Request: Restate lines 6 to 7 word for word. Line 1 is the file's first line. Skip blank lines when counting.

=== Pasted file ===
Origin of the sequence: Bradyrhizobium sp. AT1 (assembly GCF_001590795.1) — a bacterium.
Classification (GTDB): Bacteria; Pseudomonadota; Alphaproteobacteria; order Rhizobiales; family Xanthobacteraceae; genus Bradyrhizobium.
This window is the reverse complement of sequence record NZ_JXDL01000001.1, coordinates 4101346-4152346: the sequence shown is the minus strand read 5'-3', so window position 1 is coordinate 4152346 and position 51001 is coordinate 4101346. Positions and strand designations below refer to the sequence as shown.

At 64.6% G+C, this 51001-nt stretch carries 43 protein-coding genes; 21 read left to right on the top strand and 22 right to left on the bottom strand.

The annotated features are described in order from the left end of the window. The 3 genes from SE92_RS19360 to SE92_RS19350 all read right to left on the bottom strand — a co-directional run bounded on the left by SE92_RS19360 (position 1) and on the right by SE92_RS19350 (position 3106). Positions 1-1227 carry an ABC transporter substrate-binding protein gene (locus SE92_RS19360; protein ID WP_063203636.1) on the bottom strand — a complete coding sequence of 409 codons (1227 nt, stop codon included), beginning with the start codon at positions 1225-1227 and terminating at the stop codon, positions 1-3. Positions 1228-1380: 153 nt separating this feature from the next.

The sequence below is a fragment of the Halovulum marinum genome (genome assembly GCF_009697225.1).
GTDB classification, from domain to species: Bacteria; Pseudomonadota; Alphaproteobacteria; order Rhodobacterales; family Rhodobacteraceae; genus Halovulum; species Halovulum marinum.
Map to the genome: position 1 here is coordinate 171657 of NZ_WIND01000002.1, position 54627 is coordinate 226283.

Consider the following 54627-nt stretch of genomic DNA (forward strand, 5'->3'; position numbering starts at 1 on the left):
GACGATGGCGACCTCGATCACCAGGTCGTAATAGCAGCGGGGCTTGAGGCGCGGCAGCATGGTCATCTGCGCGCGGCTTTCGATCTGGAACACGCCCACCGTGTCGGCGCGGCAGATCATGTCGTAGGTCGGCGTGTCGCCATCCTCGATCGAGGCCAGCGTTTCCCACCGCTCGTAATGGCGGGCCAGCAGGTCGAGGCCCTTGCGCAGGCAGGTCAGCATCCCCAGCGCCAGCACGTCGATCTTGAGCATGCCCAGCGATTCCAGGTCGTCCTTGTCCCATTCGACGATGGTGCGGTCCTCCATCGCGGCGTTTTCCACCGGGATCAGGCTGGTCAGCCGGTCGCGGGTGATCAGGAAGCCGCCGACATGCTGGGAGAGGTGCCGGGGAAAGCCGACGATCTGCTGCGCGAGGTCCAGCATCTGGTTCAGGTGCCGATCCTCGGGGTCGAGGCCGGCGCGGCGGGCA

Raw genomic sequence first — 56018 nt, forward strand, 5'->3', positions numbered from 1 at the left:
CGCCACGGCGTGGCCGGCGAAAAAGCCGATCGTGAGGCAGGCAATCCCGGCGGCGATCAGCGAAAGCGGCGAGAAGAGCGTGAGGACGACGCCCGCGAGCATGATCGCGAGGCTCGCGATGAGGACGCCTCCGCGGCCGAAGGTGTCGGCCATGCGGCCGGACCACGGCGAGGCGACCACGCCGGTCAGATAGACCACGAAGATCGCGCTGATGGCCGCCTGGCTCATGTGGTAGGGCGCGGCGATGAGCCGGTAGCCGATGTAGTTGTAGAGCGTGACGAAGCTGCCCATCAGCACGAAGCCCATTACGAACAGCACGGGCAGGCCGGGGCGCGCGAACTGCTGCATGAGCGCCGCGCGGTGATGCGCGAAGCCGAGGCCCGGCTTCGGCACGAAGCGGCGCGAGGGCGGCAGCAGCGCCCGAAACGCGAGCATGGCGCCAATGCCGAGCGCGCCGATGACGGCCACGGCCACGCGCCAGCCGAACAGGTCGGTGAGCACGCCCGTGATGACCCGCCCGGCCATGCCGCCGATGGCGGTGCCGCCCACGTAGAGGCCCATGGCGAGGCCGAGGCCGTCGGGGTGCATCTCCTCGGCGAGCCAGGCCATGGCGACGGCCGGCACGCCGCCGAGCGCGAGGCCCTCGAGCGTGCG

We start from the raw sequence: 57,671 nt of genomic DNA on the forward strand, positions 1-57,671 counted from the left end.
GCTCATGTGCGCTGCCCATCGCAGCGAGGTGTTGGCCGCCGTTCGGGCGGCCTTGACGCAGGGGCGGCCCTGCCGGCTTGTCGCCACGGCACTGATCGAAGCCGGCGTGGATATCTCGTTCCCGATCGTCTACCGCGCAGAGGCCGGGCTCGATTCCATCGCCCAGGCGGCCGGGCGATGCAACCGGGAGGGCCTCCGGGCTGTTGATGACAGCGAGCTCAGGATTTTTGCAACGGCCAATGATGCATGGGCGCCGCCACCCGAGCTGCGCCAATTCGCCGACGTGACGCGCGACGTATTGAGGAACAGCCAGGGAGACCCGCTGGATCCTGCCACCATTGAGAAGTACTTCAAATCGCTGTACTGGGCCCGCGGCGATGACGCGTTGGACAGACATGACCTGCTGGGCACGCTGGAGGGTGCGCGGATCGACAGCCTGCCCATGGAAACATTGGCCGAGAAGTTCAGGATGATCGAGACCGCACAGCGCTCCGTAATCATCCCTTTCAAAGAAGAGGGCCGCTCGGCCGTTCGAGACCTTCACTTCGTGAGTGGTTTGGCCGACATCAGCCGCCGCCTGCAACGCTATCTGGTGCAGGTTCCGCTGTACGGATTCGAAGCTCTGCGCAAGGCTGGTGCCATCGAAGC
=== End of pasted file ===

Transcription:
The sequence below is a fragment of the Halovulum marinum genome (genome assembly GCF_009697225.1).
GTDB classification, from domain to species: Bacteria; Pseudomonadota; Alphaproteobacteria; order Rhodobacterales; family Rhodobacteraceae; genus Halovulum; species Halovulum marinum.